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  1. FDA Voices

Focusing on Prevention to Safeguard Infant Formula

Woman looking at a shelf stocked with a variety of Infant Formula.

By: Susan T. Mayne, Ph.D., Director, Center for Food Safety and Nutrition

Over this last year, some families around our country faced challenges finding infant formula, a product that serves as the sole source of nutrition for many infants in the U.S. What started with reports of illnesses in infants led to a for-cause inspection of a major formula manufacturing facility. Environmental sampling in that facility by the U.S. Food and Drug Administration identified multiple strains of Cronobacter sakazakii, a potentially harmful bacteria to infants, and other insanitary conditions that prompted a large-scale voluntary recall and pause in production to safeguard public health. These actions further stressed the infant formula supply chain already strained by the COVID-19 pandemic, creating hardships for parents and caregivers who rely on these products to feed their babies and loved ones. 

Susan T. Mayne, Ph.D.
Susan T. Mayne, Ph.D.

Recently, the FDA released an Evaluation of the Agency’s Infant Formula Response, which notes various opportunities for improvement, but at the heart of this particular issue is safety. The interconnection between food safety and nutrition isn’t always readily apparent, but at the FDA it is central to our mission. People in this country should have confidence that their food is both safe and nutritious. Unfortunately, throughout the infant formula situation, we have witnessed what can happen when safety falters: the availability of nutritious foods can as well. 

The FDA has and continues to work with infant formula manufacturers to maximize production to fill shelves, and we have taken steps to allow for safe and nutritious infant formulas that were not previously in the U.S. market to enter, adding greater resilience to the infant formula supply chain. Beyond these actions, which are focused on increasing supply, the FDA is taking additional steps to assure the public that infant formula is and will remain safe.

This fall, the FDA announced a new approach called Prevention Strategies to Enhance Food Safety. These strategies are affirmative, deliberate approaches undertaken by the agency in partnership with stakeholders to help limit or prevent future outbreaks and illnesses linked to certain FDA-regulated foods. Yesterday, we published an outline of a prevention strategy under development to prevent Cronobacter sakazakii illnesses associated with consumption of powdered infant formula. This outline is intended to guide discussions with stakeholders over the next several months as we further develop the strategy. Stakeholder engagement is an important part of informing our collective next steps. In the coming weeks, teams from across the FDA will be meeting with stakeholders to further discuss, hear their ideas, and finalize the prevention strategy. Following this engagement, an updated strategy summary will be posted on FDA.gov.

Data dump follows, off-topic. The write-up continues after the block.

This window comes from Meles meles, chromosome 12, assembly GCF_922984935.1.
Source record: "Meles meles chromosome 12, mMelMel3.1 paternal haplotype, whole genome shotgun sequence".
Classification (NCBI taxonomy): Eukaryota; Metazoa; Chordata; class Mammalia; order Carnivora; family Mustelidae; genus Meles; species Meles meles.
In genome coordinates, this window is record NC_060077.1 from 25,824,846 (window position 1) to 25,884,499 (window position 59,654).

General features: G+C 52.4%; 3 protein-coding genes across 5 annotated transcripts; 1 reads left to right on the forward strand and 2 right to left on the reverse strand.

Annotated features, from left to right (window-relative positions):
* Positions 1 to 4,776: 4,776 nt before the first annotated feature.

The prevention strategy will be updated as we learn more including through efforts to fill knowledge gaps in the scientific understanding of Cronobacter. One such effort is a charge being advanced through the National Advisory Committee on Microbiological Criteria for Foods (NACMCF) to gain scientific insight on possible industry and public health interventions to address Cronobacter infections associated with powdered infant formula. NACMCF held a virtual public meeting yesterday during which a new charge was presented by the FDA to address the following questions: 

  • What is the current prevalence and level of Cronobacter contamination in powdered infant formula and other foods in the U.S. market? 
  • What factors (e.g., virulence factors, host factors, dose of exposure) place an infant at greater risk for Cronobacter infection and serious adverse health consequences or death?
  • What food safety management practices (e.g., facility and equipment design, hygienic zoning and packaging, preventive controls, verification activities) should manufacturers of powdered infant formula employ to further reduce the risk of Cronobacter contamination of formula and/or the production environment?  
  • How can food safety messaging be improved for infant care providers, with emphasis on use of sterile, ready-to-use formulas for infants at greatest risk and safe infant formula preparation and storage for infant formula in general?

Addressing these knowledge gaps will add scientific insight and expertise to the public dialogue on the safety of infant formula and further inform the prevention-focused efforts underway. 

Preventing the next foodborne illness from happening will require all parties involved in the food chain to be vigilant. Through our prevention strategies, the FDA is eager to engage with industry and other partners in a holistic approach to preventing foodborne illness, especially for infants and young children, who are among the most vulnerable populations to these illnesses. 

For more information or to be part of the discussion, contact: FoodSafetyPreventionStrategies@fda.hhs.gov

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